Discrimination and Harassment
Discrimination and harassment claims often increase in a down economy. Learn the proper techniques for conducing proper workplace harassment investigations, providing sexual harassment training, and more to reduce claims of employment discrimination and preventing sexual harassment in the workplace.
When the EEOC gets wind of alleged discrimination, it is free to investigate that practice and sue the employer—all without naming an actual victim.
Some employees complain all the time and don’t get along with their bosses and co-workers. But if their complaints aren’t specific and don’t raise at least potential discrimination based on race, age, sex or some other protected characteristic, their complaints aren’t so-called “protected activity.” Therefore, they can’t be the basis for later retaliation claims.
Ordinarily, if a subordinate sues for alleged sexual harassment under Title VII, there is no personal liability for that supervisor. However, if the employer is a public agency or governmental unit, the rules change.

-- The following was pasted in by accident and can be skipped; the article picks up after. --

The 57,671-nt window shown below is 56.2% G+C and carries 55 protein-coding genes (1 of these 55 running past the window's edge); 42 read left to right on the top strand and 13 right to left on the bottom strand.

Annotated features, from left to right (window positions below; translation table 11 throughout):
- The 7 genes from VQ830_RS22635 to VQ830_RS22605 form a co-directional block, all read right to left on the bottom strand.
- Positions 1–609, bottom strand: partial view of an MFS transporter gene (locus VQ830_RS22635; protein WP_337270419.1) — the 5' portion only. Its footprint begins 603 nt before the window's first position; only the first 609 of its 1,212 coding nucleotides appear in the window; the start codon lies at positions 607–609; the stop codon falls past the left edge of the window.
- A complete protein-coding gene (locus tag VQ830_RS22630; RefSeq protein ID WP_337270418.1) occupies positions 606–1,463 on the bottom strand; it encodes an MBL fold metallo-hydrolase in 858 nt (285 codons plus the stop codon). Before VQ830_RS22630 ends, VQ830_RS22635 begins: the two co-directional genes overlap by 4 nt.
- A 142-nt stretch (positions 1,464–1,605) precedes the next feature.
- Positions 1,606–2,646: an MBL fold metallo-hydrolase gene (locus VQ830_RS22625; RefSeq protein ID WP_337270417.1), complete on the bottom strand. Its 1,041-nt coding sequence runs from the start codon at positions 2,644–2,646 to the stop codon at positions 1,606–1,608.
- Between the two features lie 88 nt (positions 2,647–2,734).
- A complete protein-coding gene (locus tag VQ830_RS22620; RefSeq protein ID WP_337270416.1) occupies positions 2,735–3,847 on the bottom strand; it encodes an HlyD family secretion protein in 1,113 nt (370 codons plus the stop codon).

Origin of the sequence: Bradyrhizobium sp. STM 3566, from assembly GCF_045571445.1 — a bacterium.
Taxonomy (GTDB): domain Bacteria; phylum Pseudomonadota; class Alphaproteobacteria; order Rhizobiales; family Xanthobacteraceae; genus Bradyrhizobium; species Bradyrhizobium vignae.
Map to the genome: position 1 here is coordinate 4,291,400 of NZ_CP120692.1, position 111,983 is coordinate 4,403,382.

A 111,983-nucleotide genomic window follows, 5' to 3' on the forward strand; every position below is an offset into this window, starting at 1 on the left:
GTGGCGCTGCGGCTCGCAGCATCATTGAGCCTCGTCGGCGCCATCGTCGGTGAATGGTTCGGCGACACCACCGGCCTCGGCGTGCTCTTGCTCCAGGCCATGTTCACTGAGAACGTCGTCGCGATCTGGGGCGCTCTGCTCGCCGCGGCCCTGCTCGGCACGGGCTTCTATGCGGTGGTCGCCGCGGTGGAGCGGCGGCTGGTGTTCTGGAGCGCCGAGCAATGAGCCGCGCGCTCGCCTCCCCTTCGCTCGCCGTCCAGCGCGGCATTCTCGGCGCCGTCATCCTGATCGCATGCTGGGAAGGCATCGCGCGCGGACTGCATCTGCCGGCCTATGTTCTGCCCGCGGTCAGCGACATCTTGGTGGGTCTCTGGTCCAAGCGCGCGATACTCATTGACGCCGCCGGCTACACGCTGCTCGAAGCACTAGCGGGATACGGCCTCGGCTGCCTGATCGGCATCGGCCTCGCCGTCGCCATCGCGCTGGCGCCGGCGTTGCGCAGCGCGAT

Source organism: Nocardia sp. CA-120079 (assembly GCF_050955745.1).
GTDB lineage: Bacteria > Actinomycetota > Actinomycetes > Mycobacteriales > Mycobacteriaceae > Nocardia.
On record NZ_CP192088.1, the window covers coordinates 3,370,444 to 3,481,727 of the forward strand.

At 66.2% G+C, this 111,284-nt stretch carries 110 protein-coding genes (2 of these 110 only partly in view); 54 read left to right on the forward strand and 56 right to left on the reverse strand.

The EEOC has sued Arthur’s Restaurant and Bar in Addison for pregnancy discrimination after a waitress who was expecting a baby was allegedly fired when she was “beginning to show.”
Q. One of my employees was recently injured in a nonwork-related accident. If this employee returns to work and requires an accommodation to perform his duties, can allowing him to telecommute be considered reasonable accommodation?
The EEOC has filed suit against the owner of Seapod Pawnbrokers, a chain of pawnshops in Brooklyn and Queens. The owner allegedly made disparaging remarks to his largely Hispanic female employees.
Shoreview, Minn.-based Cummins Power Generation faces a suit from the EEOC after it fired an employee who had missed work for refusing to provide medical information in conjunction with a fitness-for-duty examination. According to the suit, the company sought medical information that wasn’t related to the reason for the employee’s absence.
Ohio-based MPW Industrial Services has agreed to settle a disability discrimination suit the EEOC filed on behalf of a job applicant.
Of course you should strive to keep your workplace free of discrimination, but you don’t have to satisfy unreasonable equity requests.
Sometimes, the tension between sympathy for a disabled worker and a need for productivity leads to frustration and perhaps even ill-chosen words. Luckily, one or two such incidents aren’t likely to end in a big jury award.